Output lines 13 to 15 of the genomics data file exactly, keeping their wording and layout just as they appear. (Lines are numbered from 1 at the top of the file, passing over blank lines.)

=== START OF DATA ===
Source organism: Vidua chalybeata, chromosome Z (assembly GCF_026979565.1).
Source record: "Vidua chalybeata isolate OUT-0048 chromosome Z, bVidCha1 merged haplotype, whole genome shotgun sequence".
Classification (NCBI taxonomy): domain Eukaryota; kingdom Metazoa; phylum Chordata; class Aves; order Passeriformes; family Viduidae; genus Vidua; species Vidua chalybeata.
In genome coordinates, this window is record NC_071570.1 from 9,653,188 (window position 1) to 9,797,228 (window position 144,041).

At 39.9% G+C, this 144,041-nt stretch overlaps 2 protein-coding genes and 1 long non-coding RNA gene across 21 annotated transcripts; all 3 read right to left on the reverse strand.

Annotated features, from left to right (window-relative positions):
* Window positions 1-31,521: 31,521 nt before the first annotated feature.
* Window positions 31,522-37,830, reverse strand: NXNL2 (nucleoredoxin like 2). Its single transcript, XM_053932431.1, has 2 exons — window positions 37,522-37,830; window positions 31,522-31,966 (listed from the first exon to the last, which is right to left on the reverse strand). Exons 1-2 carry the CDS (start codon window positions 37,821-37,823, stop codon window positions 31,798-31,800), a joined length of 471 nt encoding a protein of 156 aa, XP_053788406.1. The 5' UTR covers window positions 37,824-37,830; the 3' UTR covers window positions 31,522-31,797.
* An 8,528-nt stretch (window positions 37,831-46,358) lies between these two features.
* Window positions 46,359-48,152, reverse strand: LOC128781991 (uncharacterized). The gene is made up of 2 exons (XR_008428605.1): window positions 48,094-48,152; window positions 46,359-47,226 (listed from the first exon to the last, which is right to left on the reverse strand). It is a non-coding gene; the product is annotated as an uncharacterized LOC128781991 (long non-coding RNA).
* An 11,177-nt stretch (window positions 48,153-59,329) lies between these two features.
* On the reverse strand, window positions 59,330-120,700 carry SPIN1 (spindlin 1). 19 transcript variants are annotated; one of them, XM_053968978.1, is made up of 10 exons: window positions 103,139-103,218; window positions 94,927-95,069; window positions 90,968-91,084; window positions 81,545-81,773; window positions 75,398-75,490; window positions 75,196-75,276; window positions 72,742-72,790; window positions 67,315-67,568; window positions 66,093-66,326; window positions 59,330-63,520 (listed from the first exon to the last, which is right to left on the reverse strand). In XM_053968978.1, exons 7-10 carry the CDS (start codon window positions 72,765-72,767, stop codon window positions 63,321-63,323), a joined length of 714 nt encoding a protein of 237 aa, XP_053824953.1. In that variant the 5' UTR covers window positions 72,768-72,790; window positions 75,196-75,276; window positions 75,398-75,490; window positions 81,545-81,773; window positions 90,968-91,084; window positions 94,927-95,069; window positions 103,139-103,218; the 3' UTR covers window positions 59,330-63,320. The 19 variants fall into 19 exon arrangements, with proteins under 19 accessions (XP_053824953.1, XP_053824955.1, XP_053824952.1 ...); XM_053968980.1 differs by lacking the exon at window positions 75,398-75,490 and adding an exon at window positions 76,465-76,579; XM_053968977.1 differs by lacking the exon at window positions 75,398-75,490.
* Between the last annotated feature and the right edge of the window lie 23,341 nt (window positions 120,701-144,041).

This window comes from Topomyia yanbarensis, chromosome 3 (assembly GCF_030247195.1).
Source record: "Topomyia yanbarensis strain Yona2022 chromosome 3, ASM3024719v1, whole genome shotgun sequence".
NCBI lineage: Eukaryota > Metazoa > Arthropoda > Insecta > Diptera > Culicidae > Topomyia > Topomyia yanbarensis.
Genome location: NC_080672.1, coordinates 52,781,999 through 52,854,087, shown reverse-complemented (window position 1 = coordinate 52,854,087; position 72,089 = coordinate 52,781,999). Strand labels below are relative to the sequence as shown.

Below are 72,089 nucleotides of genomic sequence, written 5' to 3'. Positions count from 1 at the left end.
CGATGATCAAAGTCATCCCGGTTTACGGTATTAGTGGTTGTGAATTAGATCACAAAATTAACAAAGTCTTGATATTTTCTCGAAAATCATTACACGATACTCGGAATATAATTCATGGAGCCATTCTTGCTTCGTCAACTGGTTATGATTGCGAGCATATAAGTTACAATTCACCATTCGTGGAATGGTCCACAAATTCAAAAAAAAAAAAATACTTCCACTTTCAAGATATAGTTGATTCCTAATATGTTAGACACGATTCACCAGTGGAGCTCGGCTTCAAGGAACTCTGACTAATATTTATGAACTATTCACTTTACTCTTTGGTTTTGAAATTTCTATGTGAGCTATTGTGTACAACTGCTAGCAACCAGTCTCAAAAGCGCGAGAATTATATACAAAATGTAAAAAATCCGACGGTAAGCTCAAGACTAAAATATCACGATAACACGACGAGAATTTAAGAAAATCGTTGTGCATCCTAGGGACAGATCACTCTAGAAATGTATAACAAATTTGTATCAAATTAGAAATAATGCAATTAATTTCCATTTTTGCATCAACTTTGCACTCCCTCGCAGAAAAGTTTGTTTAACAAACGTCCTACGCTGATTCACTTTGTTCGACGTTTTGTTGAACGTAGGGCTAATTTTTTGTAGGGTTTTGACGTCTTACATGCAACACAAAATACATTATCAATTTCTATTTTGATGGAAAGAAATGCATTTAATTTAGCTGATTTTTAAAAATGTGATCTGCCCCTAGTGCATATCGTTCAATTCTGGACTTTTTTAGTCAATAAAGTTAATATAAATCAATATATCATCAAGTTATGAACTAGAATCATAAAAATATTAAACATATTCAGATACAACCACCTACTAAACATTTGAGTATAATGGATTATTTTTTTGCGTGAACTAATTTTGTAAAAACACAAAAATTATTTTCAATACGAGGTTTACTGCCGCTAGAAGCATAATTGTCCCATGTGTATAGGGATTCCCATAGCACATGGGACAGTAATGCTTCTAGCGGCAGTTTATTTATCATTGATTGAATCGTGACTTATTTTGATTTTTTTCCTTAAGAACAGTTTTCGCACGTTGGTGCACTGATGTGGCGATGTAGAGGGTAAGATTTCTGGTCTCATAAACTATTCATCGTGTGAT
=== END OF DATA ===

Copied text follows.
* Between the last annotated feature and the right edge of the window lie 23,341 nt (window positions 120,701-144,041).

This window comes from Topomyia yanbarensis, chromosome 3 (assembly GCF_030247195.1).
Source record: "Topomyia yanbarensis strain Yona2022 chromosome 3, ASM3024719v1, whole genome shotgun sequence".